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Albania votes in elections amid deep political divide

A deep political divide in the Balkan country is expected to result in tied elections between the ruling party and the opposition coalition.

Albanians went to the polls in Sunday’s parliamentary elections after a heated campaign and violence among rival supporters.

Some 3.6 million qualified voters, including Albanians abroad, will elect 140 lawmakers from around 1,800 candidates.

Voters expressed frustration with the country’s politics and economy, which hopes to start full accession negotiations with the EU later this year.

Sunday’s polls are to be disputed between the ruling socialists and the opposition. The vote is being closely watched by observers from the Organization for Security and Cooperation in Europe and Western embassies.

Leader of the Socialist Party Edi Rama delivers his speech during an election rally.

Who’s running?

Albanian Prime Minister Edi Rama seeks a third term for his Socialist Party (PS). His campaign revolved around promises to turn Albania into a “champion” in tourism, energy, agriculture and digital projects.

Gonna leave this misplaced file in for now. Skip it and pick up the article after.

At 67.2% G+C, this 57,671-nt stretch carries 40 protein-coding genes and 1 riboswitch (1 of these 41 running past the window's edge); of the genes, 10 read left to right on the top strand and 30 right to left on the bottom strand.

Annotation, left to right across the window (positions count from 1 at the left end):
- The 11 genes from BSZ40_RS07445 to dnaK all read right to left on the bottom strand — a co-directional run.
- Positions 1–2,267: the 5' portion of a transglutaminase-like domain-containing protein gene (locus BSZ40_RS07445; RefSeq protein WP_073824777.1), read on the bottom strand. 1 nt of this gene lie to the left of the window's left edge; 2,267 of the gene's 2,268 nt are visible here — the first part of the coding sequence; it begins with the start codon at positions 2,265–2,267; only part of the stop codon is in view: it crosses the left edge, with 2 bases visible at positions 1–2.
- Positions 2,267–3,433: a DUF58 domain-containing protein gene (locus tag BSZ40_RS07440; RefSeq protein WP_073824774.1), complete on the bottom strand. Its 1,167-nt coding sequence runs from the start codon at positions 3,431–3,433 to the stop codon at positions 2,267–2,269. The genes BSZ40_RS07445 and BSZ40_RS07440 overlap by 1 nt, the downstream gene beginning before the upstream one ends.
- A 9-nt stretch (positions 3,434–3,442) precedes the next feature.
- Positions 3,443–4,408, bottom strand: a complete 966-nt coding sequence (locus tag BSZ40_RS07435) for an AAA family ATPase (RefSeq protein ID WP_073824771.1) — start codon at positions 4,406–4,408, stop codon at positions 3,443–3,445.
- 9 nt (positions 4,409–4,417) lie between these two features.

Rama’s main candidate is Lulzim Basha, of the opposition Democratic Party (PD), who seeks to return to power eight years after losing an election.

Twelve other parties joined in a coalition behind Basha, which accused the government of corruption and links to organized crime.

The PD is promising lower taxes, higher wages and more social financial support.

Pre-election polls showed that the PS was likely to come first.

Albania's opposition Democratic Party leader Lulzim Basha speaks during an election rally.

What is expected of the winning party?

Despite their division, all parties have pledged to carry out the necessary reforms for Albania to fulfill its goal of joining the EU.

The bloc agreed to open accession negotiations last year, but has not yet set a date for the first meeting.

In 2014, Tirana received EU candidate status. Still, little progress has been made due to the coronavirus pandemic and the lack of reforms in the country.

The new government will also face the challenge of dealing with the pandemic and rebuilding homes after a 2019 earthquake that killed 51 people and damaged more than 11,400 properties.

People look at a damaged building after an earthquake in Durres, western Albania

What about pre-election tensions?

The Balkan country is deeply divided, with rival political parties exchanging fiery comments during a bitter election campaign.

On Wednesday, a shootout linked to party activists left one person dead and four injured.

The incident drew criticism from the United States Embassy, ​​which urged the country’s top political leaders to “exercise restraint” and “clearly reject violence” before the elections.

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